Where To Find Info-Marketing Clients … Even If You’re A Complete Newbie
Cindy Cyr here, continuing on from yesterday’s message on the massive variety and amount of written content and copy needed for info-marketers.
Today I’ll show you how to snag an info-marketing client.
First, though, I hope you are seeing all the advantages of having info-marketing clients, including the continuous need for A LOT of copy.
Another advantage is that there are info-businesses that match your level of writing expertise—no matter if you are just getting started or a well-seasoned professional.
For example, much of the info-marketing industry is made up of entrepreneurs, most with zero or only a few employees. Others are just starting out in info-marketing and doing it alongside another successful business such as a dental practice or a thriving brick-n-mortar business.
These type of info-marketers are perfect for you if you are new to the industry because you can grow with them. Plus, because they are running another business, they have enough money to pay for your service and expertise.
Other info-marketers have bigger, more advanced businesses that have expanded beyond their initial introductory product or continuity program.
They offer more specialized info-products such as seminars, group coaching programs, implementation series, personal coaching and higher-ticket, and more comprehensive info-products.
These businesses have bigger budgets and offer great income opportunities for writers with more experience.
Three ways you can find these clients are:
1) Introduce info-marketing to clients as a way for them to make more money. In 1989, a company named The Juiceman began info-marketing as a way to generate leads to sell more of their juicers. Jay Kordich, known as “the father of juicing,” offered free recipes to viewers at the end of a talk show when they sent a self-addressed stamped envelope. That one event, in combination with the first info-product offered, generated more than 15,000 letters requesting the free recipes and helped sell more than 100 juice machines, generating $300,000 in sales.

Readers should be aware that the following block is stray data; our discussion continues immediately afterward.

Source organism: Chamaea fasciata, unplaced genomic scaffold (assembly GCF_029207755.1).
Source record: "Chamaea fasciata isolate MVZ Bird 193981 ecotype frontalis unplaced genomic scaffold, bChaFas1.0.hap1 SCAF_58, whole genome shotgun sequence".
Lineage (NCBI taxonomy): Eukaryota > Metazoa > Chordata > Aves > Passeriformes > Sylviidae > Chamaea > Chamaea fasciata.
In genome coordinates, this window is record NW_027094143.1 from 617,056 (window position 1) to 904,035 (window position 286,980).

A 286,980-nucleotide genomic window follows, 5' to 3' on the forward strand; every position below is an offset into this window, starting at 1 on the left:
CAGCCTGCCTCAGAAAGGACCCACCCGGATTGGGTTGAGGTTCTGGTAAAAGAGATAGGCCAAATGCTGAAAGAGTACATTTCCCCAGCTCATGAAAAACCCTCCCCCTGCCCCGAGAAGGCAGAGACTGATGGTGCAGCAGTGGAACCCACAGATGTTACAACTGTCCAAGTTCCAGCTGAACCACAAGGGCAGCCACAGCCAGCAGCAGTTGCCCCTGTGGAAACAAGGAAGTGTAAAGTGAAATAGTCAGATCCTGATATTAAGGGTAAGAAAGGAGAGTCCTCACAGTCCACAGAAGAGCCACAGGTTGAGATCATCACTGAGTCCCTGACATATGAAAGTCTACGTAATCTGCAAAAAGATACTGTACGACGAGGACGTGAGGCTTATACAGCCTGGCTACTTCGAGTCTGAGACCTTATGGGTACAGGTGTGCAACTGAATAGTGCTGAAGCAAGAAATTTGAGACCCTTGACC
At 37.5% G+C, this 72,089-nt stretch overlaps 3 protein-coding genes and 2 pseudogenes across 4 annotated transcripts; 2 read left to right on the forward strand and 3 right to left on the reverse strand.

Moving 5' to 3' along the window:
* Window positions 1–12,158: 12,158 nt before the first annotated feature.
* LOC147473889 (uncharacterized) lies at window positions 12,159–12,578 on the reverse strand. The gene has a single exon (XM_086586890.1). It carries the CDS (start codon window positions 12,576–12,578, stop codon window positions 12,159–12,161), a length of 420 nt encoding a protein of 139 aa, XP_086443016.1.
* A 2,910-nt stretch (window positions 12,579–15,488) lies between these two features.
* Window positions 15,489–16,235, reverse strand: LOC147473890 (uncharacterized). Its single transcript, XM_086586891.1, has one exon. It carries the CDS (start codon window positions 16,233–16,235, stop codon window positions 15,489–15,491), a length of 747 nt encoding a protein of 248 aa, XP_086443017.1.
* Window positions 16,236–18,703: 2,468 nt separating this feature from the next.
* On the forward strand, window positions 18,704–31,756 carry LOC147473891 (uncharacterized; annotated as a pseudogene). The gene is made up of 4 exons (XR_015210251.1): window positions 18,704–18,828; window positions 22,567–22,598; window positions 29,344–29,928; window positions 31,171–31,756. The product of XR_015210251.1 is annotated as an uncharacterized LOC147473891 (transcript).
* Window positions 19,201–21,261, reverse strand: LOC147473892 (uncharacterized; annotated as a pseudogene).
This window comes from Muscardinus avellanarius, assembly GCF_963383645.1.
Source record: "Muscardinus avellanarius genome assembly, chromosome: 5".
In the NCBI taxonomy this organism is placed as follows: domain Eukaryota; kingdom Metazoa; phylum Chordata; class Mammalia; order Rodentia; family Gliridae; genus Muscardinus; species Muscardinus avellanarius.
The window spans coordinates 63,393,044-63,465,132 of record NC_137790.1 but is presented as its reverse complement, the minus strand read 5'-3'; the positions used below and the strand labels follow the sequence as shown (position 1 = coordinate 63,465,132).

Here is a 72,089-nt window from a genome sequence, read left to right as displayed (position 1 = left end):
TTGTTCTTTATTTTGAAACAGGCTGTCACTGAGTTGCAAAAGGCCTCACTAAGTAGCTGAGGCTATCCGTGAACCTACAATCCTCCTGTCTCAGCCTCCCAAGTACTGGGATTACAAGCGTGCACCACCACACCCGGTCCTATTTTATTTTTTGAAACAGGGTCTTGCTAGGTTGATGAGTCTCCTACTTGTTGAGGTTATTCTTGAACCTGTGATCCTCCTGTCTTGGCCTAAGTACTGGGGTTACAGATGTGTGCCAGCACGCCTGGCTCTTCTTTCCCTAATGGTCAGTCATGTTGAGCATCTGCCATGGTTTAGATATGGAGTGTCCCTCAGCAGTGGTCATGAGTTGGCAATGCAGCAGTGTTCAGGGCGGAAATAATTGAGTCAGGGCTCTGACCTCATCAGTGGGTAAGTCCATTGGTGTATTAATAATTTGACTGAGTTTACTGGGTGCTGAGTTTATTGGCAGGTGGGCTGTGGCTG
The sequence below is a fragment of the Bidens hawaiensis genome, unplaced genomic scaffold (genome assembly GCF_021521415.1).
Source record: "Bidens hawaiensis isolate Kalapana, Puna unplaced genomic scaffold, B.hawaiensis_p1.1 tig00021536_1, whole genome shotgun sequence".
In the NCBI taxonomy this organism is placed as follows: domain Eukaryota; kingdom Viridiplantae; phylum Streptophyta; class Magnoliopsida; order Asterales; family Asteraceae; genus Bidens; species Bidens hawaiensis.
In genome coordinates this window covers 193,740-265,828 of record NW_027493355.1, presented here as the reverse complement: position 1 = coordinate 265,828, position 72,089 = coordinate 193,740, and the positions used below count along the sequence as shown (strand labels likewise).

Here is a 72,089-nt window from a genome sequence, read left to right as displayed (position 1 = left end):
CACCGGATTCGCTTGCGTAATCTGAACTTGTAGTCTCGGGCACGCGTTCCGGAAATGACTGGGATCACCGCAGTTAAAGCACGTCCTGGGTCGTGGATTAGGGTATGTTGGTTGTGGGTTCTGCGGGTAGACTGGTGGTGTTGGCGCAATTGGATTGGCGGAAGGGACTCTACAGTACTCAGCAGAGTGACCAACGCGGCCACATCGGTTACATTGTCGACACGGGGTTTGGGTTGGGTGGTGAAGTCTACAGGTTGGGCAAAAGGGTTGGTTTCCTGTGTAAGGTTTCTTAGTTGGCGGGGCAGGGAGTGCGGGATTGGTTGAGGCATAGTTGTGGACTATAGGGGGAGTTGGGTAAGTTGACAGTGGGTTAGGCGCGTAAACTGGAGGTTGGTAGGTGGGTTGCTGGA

Tip: People who buy info products from you are more likely to buy your products or hire you to perform services than other customers you market to.
I landed my first info-marketing client when I suggested to a fitness coach that he send weekly newsletters to prospective clients.
What clients do you have now that might benefit from introducing info-products to their customers? I bet you could come up with quite a few possibilities.
2) Approach clients that have info-products related to a topic you are passionate about. Do you love to knit or sew? Approach businesses that sell how to books or patterns. Love baseball? Approach websites that offer baseball coaching.
Often these companies are doing bits and pieces of info-marketing, but don’t understand the whole process. A great way to get your foot in the door is to suggest marketing ideas that they aren't currently doing.
For example, if they don't offer upsells, show them how offering one could increase their income.
Which of the companies you identified earlier in the week offer “how to” products, webinars, seminars, coaching or events, but are missing other parts of the info-marketing process?
3) Get introduced. Introductions are one of the best ways to get new clients. My biggest and best info-marketing clients came through introductions. I was introduced to GKIC by an info-marketer I did some writing for. (By the way, I was introduced to that info-marketer at an AWAI event.)
Think about what companies you want to work for. Who do you know that might be able to give you an introduction? Don’t be afraid to ask them for the introduction. Most will be happy to do it.
Tomorrow we’ll look at how you can use info-marketing to attract more clients and make more money at the same time.
Be sure to add your comments and questions about how to approach info-marketing prospects below.
Dan Kennedy’s Writing for Info-Marketers Training and Certification Program
Copywriting-great Dan Kennedy is ready to take you under his wing, to show you where to find the best clients and to train you to write results-getting copy that will keep those clients coming back. Learn More »